Miao Healing Ceremonies Sickness, many ethnic minorities believe, results when evil spirits lure the soul from the body. The Miao believe that the soul can only be taken through the front door and potential evil-spirit carriers such as pregnant women are supposed to enter through the backdoor. Wrist-tying is a custom performed by almost all the ethnic minorities do to keep an individual's 32 to 64 souls depending on the tribe within its body.
The Miao rely on shaman and female herbalist to treat sickness. During a ceremony that offers thanks to the gods for healing a sick baby, a Miao shaman known as tu-ua-neng mix rice and corn mix rice and corn liquor with herbs and folk medicine and offer it to chanting participants.
The shaman then goes into frenzied trances to make deals with evil spirits in the clouds, at the bottom of a pond, in China to exorcize evil spirits from a house. Deals with the spirits are usually sealed with a pig or cow sacrifice from a rich customer and chicken sacrifice from poor one.
Garret, January ] In another kind of healing ceremony a spider is dropped on the sick person's head. The Miao believe that a spider spirit is the most important spirit to have near one's head.
Each night the spider spirit leaves the head when a person sleeps, the Miao say, and it returns when he or she wakes up. Sickness occurs if the spider's spirit leaves the body when a person is awake. To become healthy again the spider's soul is encouraged to return to the body.
A census counted 2, Dong in China. They have their own language, Kam, a Sino-Tibetan tongue, and had no written language until the Communist government gave them one after Amy Tan, National Geographic, May ] The Dong believe in spirits, ghosts and supernatural being such as the ganjin, a gremlin-like creature that has backward feet and lives in the mountains and is blamed for causing illnesses and trouble.
Coffins are carved from trees selected for their future owners when they are born and cut down and carved when they reach old age. Amy Tan wrote that the coffins look like decorative cabinets resting on their sides. Major feasts and festivals are held on holidays and to commemorate births, weddings and funerals and the raising of the central beam in new houses. They usually feature slaughtered pigs and ceremonies with anyu fish paste. Dong Feng Shi Masters Oroqen shaman costume Ceremonies and healing rites are often conducted by village feng shui masters, who have learned their trade from a senior family members and serve as herbalists and village doctors.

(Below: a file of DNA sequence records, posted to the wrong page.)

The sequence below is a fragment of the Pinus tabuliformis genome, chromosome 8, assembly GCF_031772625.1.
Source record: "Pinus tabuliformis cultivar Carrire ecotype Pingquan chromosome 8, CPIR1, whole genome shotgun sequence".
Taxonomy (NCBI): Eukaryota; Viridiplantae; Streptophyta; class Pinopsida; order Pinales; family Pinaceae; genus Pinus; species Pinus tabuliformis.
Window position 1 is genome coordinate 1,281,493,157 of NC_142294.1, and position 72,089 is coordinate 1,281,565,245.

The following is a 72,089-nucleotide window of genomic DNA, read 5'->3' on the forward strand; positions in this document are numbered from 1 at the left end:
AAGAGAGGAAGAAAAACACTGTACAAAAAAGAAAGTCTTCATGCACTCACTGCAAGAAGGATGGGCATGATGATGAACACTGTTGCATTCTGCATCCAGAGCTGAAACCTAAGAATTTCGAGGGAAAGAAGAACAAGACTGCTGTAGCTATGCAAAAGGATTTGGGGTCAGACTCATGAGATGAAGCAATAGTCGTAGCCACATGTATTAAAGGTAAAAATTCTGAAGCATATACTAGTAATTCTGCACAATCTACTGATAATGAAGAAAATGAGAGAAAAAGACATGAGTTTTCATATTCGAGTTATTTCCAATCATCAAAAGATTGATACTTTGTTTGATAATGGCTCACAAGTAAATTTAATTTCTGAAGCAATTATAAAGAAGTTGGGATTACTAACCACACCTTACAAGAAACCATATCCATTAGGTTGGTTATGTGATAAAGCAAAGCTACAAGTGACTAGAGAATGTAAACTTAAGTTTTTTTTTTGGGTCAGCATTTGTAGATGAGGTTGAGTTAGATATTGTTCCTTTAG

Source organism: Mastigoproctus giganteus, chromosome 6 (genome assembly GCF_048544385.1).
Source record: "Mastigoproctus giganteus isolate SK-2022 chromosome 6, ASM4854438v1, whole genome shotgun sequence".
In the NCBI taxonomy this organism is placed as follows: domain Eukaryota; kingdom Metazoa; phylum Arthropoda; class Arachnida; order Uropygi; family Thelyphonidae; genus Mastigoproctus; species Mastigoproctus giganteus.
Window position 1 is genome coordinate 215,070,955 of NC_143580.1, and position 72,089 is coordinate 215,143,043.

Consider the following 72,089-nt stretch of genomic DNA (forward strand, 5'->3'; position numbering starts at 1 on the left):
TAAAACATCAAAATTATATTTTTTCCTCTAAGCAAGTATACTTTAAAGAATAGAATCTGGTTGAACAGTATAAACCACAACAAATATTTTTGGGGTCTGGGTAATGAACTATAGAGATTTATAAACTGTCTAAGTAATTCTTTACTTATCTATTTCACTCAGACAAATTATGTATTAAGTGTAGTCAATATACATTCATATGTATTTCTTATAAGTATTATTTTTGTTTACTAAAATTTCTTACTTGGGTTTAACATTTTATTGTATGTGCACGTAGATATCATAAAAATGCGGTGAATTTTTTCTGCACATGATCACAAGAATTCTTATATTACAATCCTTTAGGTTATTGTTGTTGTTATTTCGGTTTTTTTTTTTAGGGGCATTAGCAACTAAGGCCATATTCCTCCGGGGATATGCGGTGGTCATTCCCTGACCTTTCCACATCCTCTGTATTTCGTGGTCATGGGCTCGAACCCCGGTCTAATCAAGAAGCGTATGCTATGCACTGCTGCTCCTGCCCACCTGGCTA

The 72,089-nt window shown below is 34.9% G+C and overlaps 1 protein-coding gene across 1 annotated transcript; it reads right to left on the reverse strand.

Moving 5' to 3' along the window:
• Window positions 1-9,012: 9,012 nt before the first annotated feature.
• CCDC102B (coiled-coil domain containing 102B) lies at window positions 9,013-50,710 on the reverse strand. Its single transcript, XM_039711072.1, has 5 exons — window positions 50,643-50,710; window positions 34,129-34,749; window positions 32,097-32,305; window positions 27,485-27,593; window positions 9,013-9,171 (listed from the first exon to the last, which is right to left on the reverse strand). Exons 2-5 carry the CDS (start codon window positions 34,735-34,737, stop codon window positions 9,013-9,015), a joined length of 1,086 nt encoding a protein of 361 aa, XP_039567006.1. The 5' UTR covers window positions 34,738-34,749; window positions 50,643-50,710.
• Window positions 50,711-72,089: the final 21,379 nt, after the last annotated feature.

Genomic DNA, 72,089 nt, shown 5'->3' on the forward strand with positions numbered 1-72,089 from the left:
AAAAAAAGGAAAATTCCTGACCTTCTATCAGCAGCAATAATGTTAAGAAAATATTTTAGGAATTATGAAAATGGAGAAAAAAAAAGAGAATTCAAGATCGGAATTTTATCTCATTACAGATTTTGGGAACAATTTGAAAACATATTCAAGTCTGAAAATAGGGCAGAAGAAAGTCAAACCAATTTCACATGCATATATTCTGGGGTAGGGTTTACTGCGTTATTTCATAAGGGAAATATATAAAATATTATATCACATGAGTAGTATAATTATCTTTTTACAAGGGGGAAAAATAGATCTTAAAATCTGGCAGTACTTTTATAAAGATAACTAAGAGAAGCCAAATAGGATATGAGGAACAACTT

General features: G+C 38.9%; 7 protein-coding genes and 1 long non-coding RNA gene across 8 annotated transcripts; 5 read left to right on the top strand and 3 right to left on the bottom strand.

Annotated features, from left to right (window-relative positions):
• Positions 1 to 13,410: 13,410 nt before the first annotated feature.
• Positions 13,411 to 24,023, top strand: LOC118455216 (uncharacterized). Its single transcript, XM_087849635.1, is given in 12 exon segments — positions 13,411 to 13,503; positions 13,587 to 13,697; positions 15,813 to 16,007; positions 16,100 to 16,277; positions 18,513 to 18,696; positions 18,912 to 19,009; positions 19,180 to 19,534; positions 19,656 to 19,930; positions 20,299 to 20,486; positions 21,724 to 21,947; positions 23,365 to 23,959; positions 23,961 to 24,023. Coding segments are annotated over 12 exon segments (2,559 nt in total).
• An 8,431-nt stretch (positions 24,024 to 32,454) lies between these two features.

Feng shui masters often receive patients in their kitchen may see a half dozen to a dozen people an hour. The herbalist burned paper and floated ash in water with rice grains. He said an incantation counted on his fingers the names of gods who might have answersGod of Kitchen, God of Bridges, God of Injury, The diagnosis came back, The boy had seen the ghost of his great-grandmother. As a remedy the woman should make the great-grandmother a feast of rice wine and anyu, then invite her to eat week before the journey to the world of Yin, the underworld.
A woman whose body hurt all over was inhabited but an ancestor who was unhappy that he never had a tombstone these past years. But his grateful patients gave small gifts, an egg, some rice. He argued with one woman, who tried to give him two kwai, about 2 cents, for a rice fortune that would tell her future.
As fragrant rattan burned under the benches, an assistant gave the men a rope of twisted straw to hold. More incantations were murmured, two bells rang, bowls of wine were stirred, and the 11 men slapped their bouncing knees, as if goading a horse to move forward.
Assistants kept the frenzied rider from falling. Soon more riders mounted their ghost horses. The Chief Feng Shui Master sprayed water from his mouth to light the way. With more incantations he ghost-horse riders could go to deeper levels. At each level they could see more. Stay with us, their parents urged. If the Feng Shui Master provided the wrong incantation, the riders would not return.